Why a 27 character password is less secure than an 8 character one

The Russians obviously did not read my earlier posts on why longer passwords are often less secure than shorter ones.
So they forced their agents to use a 27-character password which was easily retrieved by the FBI… since it was written on a piece of paper.

The time it takes to break a 27-character password: a few hours (going through the post-it notes and paper scraps)
The time it takes to break an 8-character password: 242 Days (assuming uppercase/lowercase letters only, brute forcing 10,000 passwords per second).

(via Bruce Schneier. Password recovery calculation time here)

  • Funtime

    Brute forcing 10,000 passwords per second (according to the pw recovery calculation you posted) is the equivalent of brute forcing a MS Office password protected file on a Pentium 100. You really need to consider the Class D attack, which is quoted as ‘Fast PC, Dual Processor PC’, and can crack closer to 10,000,000 passwords per second. Which quickly turns your 242 days into 348 minutes…which is a little under 6 hours.

  • http://www.BeyondSecurity.com Aviram

    @Funtime – this password is for logging into an application (at least, that’s how the article describes it). I don’t know many applications that can handle 10k logins per second, so I think even the “Class A attack” estimate is highly optimistic.

  • http://www.gamersanon.com Kahlid74

    I understand your point and where you are coming from and it’s a valid place, but this article is a Misnomer. A 27 character length password will ALWAYS be more secure than an 8 character one from a technical perspective.

    What you’re really talking about is social engineering, which I am 100% down with. Our parent company made our screens lock, which also hit machines running the manufacturing floor. Users on the floor wrote the passwords on the plastic rim of the monitors.

    I read your other posts too and I think you’re half right, half wrong. I don’t think that all of the security mechanisms we have are Security by obstruction because I believe that when they are used together in the right context, they can truly add additional security.

    The bottom line is users have to be socialy engineered to understand best practice security principals. We dealt with the password on the side of the monitors by using 10-23 character passwords that were actually phrases. They were and continue to be phrases related to the product but not easily understood by anyone who doesn’t work on the manufacturing floor.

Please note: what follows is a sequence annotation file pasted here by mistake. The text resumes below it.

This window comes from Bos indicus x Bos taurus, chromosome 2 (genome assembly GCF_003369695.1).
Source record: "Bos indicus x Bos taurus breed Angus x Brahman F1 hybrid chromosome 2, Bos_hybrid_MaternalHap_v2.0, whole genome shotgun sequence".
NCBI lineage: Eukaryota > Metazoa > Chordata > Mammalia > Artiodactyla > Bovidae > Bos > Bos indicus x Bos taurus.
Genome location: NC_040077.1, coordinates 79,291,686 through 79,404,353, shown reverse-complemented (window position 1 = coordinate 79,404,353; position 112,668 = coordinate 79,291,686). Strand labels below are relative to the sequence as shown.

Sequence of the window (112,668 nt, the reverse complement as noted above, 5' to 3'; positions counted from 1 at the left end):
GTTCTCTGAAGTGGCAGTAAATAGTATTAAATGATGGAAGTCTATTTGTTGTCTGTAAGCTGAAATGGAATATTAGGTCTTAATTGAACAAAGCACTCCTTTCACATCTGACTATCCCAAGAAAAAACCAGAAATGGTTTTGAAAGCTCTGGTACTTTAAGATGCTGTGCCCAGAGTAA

So yeah, I completely agree about social engineering, and how it typically negates all add-on security, but a 27 character password technically is ALWAYS more secure than an 8 character password.

  • brad

    I think randomly generated 27 character passwords are more secure than randomly generated 8 character passwords. The real question is a 27 character password written on a piece of paper sitting on the desk more secure than an eight character password in someone’s head?

  • http://www.BeyondSecurity.com Aviram

    @brad and @kahlid74 – as we all agree a 27 character password will ALWAYS be somewhere outside the person’s head. Note that if it is an easy to remember phrase it is no longer the strength of a 27 character password (it is a few dictionary words separated by spaces).

    So yes, an 8 character password will be kept in someone’s head vs a 27 character password that will be kept on a piece of paper or written on the monitor. Any way you look at it, the first is stronger than the second.

  • http://www.iweb-ftp.co.uk Sams ftp

    How can you have a standard commercial PC attempt that many passwords per second? Are we talking about online database attempts like blogs etc?

  • http://www.ridgeon-network.co.uk/ftp-hosting FTP Hosting

    he strength of a password is a function of length, complexity, and unpredictability.

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